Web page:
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Biol Rev Camb Philos Soc. 2004 Nov;79(4):891-909.

Novelties of conception in insectivorous mammals (Lipotyphla), particularly shrews.

Author information

1
Center for Reproductive Medicine and Infertility, Weill Medical College, Cornell University, New York, NY 10021, USA. mbedford@med.cornell.edu

Abstract

In the order Lipotyphla (Insectivora), certain reproductive features differ quite distinctly from the eutherian norms, and are of interest with regard to the evolution of mammalian gamete function and perhaps for questions of lipotyphlan phylogeny. As seen in one or more members of five lipotyphlan families (shrews, moles, hedgehogs, golden moles, tenrecs), these features can involve the configuration of the male tract including the penis, the morphology of the sperm head, the anatomy of the oviduct and the patterns of sperm transport within it, the character of the cumulus oophorus, and the way in which fertilising spermatozoa interact with the eggs. However, the picture is by no means uniform within the order. Reproductive idiosyncrasies occur variously in the different lipotyphlan families, and appear consistently and strikingly in shrews--the group studied most extensively. Compared to the patterns in most Eutheria, the most interesting anomalies in soricids include (a) the regulation of sperm transport to the site of fertilisation by oviduct crypts, whose arrangement can vary even according to species, (b) a circumscribed matrix-free cumulus oophorus that appears essential for fertilisation as the inducer of the acrosome reaction, (c) barbs on the acrosome-reacted sperm head by which it may attach to the zona pellucida. With regard to the bearing such reproductive traits might have on lipotyphlan systematics, the African mouse shrew (Myosorex varius) displays a mix of traits that characterize either crocidurine or soricine shrews, consistent with the proposal that it belongs in a more primitive tribe, Myosoricinae, or subfamily, the Crocidosoricinae, from which the crocidurine and soricine lines probably evolved. Moreover, although elephant shrews are assigned now to a separate order (Macroscelidea), they display several of the unusual reproductive features seen in lipotyphlans, particularly in chrysochlorids and tenrecs. On the other hand, if used as a phylogenetic yardstick, none of the reproductive features described serves to define the Lipotyphla as classically constituted within one order, nor necessarily all the relationships suggested by recent sequencing studies of nuclear and mitochondrial genes.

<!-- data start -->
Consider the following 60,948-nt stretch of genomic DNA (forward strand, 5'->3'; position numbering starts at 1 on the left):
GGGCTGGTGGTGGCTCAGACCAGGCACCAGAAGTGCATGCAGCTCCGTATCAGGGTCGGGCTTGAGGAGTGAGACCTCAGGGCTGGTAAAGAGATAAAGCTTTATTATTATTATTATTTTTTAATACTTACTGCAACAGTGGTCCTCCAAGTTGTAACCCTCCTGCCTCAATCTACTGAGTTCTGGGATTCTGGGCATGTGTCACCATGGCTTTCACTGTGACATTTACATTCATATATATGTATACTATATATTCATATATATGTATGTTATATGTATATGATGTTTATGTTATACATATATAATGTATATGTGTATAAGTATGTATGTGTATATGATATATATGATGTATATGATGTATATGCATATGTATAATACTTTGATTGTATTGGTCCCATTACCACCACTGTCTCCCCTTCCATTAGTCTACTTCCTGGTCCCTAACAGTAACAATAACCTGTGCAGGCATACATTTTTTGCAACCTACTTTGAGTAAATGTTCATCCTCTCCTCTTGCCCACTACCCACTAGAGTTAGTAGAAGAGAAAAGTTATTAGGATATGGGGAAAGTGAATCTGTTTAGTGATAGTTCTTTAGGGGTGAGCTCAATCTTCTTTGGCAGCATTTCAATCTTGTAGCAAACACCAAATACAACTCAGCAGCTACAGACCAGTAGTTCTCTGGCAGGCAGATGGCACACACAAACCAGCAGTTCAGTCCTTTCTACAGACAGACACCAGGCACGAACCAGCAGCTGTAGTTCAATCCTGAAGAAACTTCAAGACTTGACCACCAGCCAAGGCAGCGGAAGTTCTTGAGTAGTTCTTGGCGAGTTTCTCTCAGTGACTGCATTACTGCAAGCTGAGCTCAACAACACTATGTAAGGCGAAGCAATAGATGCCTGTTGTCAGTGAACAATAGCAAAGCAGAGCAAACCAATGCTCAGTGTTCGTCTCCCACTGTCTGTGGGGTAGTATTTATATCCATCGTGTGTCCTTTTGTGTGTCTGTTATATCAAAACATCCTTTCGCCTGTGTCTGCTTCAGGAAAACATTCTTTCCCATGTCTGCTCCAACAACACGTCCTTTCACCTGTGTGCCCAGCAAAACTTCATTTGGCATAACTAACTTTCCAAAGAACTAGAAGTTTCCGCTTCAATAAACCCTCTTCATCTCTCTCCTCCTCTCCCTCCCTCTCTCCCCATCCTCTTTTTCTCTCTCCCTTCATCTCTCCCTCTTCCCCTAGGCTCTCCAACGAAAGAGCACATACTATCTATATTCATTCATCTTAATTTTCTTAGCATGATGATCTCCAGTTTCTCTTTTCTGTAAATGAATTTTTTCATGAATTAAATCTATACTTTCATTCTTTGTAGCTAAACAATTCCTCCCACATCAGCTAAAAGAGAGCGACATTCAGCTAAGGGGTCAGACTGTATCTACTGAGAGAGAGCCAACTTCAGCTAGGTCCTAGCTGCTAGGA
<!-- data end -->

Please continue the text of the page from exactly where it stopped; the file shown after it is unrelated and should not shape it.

PMID:
15682875
[Indexed for MEDLINE]

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